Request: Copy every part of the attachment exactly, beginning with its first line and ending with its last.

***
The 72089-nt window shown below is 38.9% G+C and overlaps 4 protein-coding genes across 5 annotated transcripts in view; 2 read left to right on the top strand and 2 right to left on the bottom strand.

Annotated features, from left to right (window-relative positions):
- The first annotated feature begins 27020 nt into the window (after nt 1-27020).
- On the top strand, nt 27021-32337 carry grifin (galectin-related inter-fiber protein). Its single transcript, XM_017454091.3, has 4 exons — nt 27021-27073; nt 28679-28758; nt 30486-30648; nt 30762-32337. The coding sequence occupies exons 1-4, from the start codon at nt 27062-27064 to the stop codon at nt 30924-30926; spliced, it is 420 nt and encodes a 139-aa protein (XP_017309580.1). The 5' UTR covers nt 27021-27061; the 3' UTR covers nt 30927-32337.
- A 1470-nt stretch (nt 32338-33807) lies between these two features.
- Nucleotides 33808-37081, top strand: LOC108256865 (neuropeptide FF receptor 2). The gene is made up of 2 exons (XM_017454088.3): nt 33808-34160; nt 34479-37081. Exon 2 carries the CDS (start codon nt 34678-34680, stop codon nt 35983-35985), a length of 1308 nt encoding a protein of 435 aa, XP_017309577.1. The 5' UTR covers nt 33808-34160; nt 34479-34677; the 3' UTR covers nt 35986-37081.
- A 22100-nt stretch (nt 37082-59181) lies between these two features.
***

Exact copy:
The 72089-nt window shown below is 38.9% G+C and overlaps 4 protein-coding genes across 5 annotated transcripts in view; 2 read left to right on the top strand and 2 right to left on the bottom strand.

Annotated features, from left to right (window-relative positions):
- The first annotated feature begins 27020 nt into the window (after nt 1-27020).
- On the top strand, nt 27021-32337 carry grifin (galectin-related inter-fiber protein). Its single transcript, XM_017454091.3, has 4 exons — nt 27021-27073; nt 28679-28758; nt 30486-30648; nt 30762-32337. The coding sequence occupies exons 1-4, from the start codon at nt 27062-27064 to the stop codon at nt 30924-30926; spliced, it is 420 nt and encodes a 139-aa protein (XP_017309580.1). The 5' UTR covers nt 27021-27061; the 3' UTR covers nt 30927-32337.
- A 1470-nt stretch (nt 32338-33807) lies between these two features.
- Nucleotides 33808-37081, top strand: LOC108256865 (neuropeptide FF receptor 2). The gene is made up of 2 exons (XM_017454088.3): nt 33808-34160; nt 34479-37081. Exon 2 carries the CDS (start codon nt 34678-34680, stop codon nt 35983-35985), a length of 1308 nt encoding a protein of 435 aa, XP_017309577.1. The 5' UTR covers nt 33808-34160; nt 34479-34677; the 3' UTR covers nt 35986-37081.
- A 22100-nt stretch (nt 37082-59181) lies between these two features.